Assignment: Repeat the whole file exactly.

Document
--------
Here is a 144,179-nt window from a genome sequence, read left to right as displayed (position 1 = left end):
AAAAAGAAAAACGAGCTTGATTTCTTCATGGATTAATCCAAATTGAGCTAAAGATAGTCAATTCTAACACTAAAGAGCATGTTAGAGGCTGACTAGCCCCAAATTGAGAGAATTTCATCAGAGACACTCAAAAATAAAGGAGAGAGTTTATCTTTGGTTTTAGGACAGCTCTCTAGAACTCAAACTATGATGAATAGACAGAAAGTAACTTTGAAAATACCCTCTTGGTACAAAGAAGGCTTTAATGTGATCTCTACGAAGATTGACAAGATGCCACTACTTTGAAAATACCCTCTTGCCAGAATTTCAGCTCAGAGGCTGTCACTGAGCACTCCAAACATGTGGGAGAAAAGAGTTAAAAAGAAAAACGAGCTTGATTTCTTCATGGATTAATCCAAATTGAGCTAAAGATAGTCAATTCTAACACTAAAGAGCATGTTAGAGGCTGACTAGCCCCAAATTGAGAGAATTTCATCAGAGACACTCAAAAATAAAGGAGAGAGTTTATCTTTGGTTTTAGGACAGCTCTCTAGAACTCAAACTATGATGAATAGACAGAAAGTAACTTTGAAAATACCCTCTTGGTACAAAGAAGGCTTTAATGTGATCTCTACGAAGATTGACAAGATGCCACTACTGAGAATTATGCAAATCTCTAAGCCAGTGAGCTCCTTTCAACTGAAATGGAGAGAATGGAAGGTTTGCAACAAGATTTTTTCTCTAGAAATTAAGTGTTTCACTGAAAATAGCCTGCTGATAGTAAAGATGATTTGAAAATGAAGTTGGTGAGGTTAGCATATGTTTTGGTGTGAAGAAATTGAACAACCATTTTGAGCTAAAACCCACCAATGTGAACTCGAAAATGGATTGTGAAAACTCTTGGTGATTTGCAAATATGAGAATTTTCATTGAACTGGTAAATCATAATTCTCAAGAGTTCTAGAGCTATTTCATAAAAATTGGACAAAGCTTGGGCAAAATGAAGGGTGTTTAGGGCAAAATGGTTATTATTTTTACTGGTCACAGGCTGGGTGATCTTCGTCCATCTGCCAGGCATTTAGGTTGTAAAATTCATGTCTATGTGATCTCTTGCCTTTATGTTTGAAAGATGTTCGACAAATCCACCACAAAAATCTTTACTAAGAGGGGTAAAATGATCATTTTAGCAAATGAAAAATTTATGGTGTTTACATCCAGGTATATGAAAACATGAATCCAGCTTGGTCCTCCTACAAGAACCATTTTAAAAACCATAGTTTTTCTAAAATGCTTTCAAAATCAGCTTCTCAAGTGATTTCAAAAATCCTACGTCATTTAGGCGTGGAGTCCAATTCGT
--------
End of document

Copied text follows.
Here is a 144,179-nt window from a genome sequence, read left to right as displayed (position 1 = left end):
AAAAAGAAAAACGAGCTTGATTTCTTCATGGATTAATCCAAATTGAGCTAAAGATAGTCAATTCTAACACTAAAGAGCATGTTAGAGGCTGACTAGCCCCAAATTGAGAGAATTTCATCAGAGACACTCAAAAATAAAGGAGAGAGTTTATCTTTGGTTTTAGGACAGCTCTCTAGAACTCAAACTATGATGAATAGACAGAAAGTAACTTTGAAAATACCCTCTTGGTACAAAGAAGGCTTTAATGTGATCTCTACGAAGATTGACAAGATGCCACTACTTTGAAAATACCCTCTTGCCAGAATTTCAGCTCAGAGGCTGTCACTGAGCACTCCAAACATGTGGGAGAAAAGAGTTAAAAAGAAAAACGAGCTTGATTTCTTCATGGATTAATCCAAATTGAGCTAAAGATAGTCAATTCTAACACTAAAGAGCATGTTAGAGGCTGACTAGCCCCAAATTGAGAGAATTTCATCAGAGACACTCAAAAATAAAGGAGAGAGTTTATCTTTGGTTTTAGGACAGCTCTCTAGAACTCAAACTATGATGAATAGACAGAAAGTAACTTTGAAAATACCCTCTTGGTACAAAGAAGGCTTTAATGTGATCTCTACGAAGATTGACAAGATGCCACTACTGAGAATTATGCAAATCTCTAAGCCAGTGAGCTCCTTTCAACTGAAATGGAGAGAATGGAAGGTTTGCAACAAGATTTTTTCTCTAGAAATTAAGTGTTTCACTGAAAATAGCCTGCTGATAGTAAAGATGATTTGAAAATGAAGTTGGTGAGGTTAGCATATGTTTTGGTGTGAAGAAATTGAACAACCATTTTGAGCTAAAACCCACCAATGTGAACTCGAAAATGGATTGTGAAAACTCTTGGTGATTTGCAAATATGAGAATTTTCATTGAACTGGTAAATCATAATTCTCAAGAGTTCTAGAGCTATTTCATAAAAATTGGACAAAGCTTGGGCAAAATGAAGGGTGTTTAGGGCAAAATGGTTATTATTTTTACTGGTCACAGGCTGGGTGATCTTCGTCCATCTGCCAGGCATTTAGGTTGTAAAATTCATGTCTATGTGATCTCTTGCCTTTATGTTTGAAAGATGTTCGACAAATCCACCACAAAAATCTTTACTAAGAGGGGTAAAATGATCATTTTAGCAAATGAAAAATTTATGGTGTTTACATCCAGGTATATGAAAACATGAATCCAGCTTGGTCCTCCTACAAGAACCATTTTAAAAACCATAGTTTTTCTAAAATGCTTTCAAAATCAGCTTCTCAAGTGATTTCAAAAATCCTACGTCATTTAGGCGTGGAGTCCAATTCGT